Traditional depository institutions are the way to play rising rates, but which ETFs are the best way to invest in them?
Although long-term interest rates have been falling of late, the general consensus is that it’s only a matter of time before they start to rise. Should they rise, and short-term rates remain low (tapering is not tightening, we’re told) companies effecting the most basic financial transactions—borrowing short and lending long—should stand to benefit most.
These simple lending institutions benefit when the spread between short- and long-term interest rates widens or, said another way, when the yield curve steepens.
Given that the money center banks in this country are no longer akin to classic lending institutions but are rather complex financial conglomerates with their fingers in the waters of many different activities, they don’t really qualify.
All of which is why some, including the members of my macro panel at this year’s Inside ETFs conference, have pointed to regional banks as the way to play this dynamic. It’s precisely these simple banking firms that are still primarily focused on loaning people and businesses money.
This subset of the U.S. banking industry is similarly top-heavy in nature—the top 10 banks in a cap-weighted index of regional banks account for 63 percent of the market, with the top two banks accounting for more than 30 percent of total market capitalization.
Still, the weighted average market cap of these firms is just $25 billion compared with roughly $140 billion for the broader U.S. banking segment. That means any portfolio focused on regional banks is decidedly more small and midcap in nature.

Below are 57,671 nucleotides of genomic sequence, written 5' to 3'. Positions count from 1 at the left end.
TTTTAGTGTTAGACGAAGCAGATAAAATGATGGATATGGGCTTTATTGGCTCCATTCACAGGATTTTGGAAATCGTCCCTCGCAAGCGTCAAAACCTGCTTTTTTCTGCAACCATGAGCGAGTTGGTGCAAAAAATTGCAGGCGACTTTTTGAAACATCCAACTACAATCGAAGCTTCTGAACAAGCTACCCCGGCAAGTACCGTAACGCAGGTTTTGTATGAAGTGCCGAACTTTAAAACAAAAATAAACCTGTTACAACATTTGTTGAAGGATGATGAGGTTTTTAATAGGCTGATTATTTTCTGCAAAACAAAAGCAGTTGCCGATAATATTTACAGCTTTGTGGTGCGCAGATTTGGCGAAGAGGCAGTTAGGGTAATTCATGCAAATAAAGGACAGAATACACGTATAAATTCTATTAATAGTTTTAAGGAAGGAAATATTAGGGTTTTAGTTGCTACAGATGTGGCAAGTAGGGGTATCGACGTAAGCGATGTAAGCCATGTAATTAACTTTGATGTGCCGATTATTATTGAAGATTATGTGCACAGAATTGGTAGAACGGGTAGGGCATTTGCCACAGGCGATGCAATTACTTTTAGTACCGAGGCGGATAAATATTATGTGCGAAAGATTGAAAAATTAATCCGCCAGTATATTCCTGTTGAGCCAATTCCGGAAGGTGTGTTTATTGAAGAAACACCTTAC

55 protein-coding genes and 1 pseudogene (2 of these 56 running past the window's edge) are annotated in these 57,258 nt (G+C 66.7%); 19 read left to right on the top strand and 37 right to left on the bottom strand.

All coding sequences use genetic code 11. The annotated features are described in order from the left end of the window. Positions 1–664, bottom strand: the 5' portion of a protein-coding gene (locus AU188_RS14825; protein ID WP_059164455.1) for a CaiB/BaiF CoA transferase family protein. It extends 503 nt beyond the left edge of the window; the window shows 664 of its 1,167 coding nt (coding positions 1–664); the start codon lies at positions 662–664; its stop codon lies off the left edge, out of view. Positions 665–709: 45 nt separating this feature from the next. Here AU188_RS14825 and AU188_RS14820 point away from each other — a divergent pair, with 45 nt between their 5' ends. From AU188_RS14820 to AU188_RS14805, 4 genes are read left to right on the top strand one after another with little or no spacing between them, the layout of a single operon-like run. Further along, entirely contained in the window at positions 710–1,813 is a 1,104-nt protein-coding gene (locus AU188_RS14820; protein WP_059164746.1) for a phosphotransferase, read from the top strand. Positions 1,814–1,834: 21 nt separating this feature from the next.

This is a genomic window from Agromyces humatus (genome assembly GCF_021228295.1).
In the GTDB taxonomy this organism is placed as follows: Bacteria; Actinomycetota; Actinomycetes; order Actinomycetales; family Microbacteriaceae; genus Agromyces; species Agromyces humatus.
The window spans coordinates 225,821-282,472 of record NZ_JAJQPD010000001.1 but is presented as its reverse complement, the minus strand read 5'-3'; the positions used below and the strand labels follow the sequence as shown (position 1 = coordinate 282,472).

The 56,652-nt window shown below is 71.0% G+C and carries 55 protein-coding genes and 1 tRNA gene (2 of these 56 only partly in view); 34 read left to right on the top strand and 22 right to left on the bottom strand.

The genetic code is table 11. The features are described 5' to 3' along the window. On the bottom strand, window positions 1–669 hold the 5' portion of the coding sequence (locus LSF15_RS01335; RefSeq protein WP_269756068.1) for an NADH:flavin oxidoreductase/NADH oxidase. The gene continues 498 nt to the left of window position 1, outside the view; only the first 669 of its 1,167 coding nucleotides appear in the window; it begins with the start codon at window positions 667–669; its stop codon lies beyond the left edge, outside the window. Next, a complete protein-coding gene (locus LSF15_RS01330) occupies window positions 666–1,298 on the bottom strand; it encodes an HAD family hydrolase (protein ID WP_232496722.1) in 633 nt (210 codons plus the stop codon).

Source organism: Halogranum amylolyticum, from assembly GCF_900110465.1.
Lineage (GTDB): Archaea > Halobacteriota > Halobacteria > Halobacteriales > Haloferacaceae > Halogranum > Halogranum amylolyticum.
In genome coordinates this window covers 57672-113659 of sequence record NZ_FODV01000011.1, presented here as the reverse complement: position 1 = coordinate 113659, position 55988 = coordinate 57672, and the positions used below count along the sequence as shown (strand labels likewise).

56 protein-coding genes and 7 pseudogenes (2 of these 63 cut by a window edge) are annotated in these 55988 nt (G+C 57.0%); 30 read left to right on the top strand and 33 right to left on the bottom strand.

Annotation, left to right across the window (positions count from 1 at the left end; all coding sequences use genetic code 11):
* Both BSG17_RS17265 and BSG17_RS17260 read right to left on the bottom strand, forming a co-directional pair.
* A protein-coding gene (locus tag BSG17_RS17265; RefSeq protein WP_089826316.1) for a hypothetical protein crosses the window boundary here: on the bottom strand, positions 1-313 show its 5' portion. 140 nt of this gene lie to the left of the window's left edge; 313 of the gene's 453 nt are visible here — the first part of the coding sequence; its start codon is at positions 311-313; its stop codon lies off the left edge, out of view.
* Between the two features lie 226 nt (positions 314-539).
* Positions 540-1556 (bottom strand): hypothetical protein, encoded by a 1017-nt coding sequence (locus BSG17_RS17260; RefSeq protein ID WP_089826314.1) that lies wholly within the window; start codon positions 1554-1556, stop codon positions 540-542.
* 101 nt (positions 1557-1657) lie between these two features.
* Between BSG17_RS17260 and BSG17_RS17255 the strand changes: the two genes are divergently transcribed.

There are currently three regional banking ETFs on the market, but only two of them—the SPDR S&P Regional Banking ETF (KRE | A-38, Opportunities List) and the iShares Dow Jones U.S. Regional Banks ETF (IAT | B-46)—have enough assets to make them practical trading tools.
Although both funds target regional banking firms, that is where the similarities end. KRE charges 0.35 percent a year, while IAT charges 0.46 percent. KRE has roughly $2.5 billion, while IAT has just under $450 million. More than $100 million worth of KRE trades most days at 3 bp spreads, while IAT gets less than $5 million in volume most days, and its average spread is 6 bps.
But more important than those cost and liquidity differences is the contrast between the approaches each takes to the market. IAT is your classic passive approach to the market: It weights and selects its holdings by market cap, meaning the biggest firms in its universe get the biggest weighting.
Chart courtesy of StockCharts.com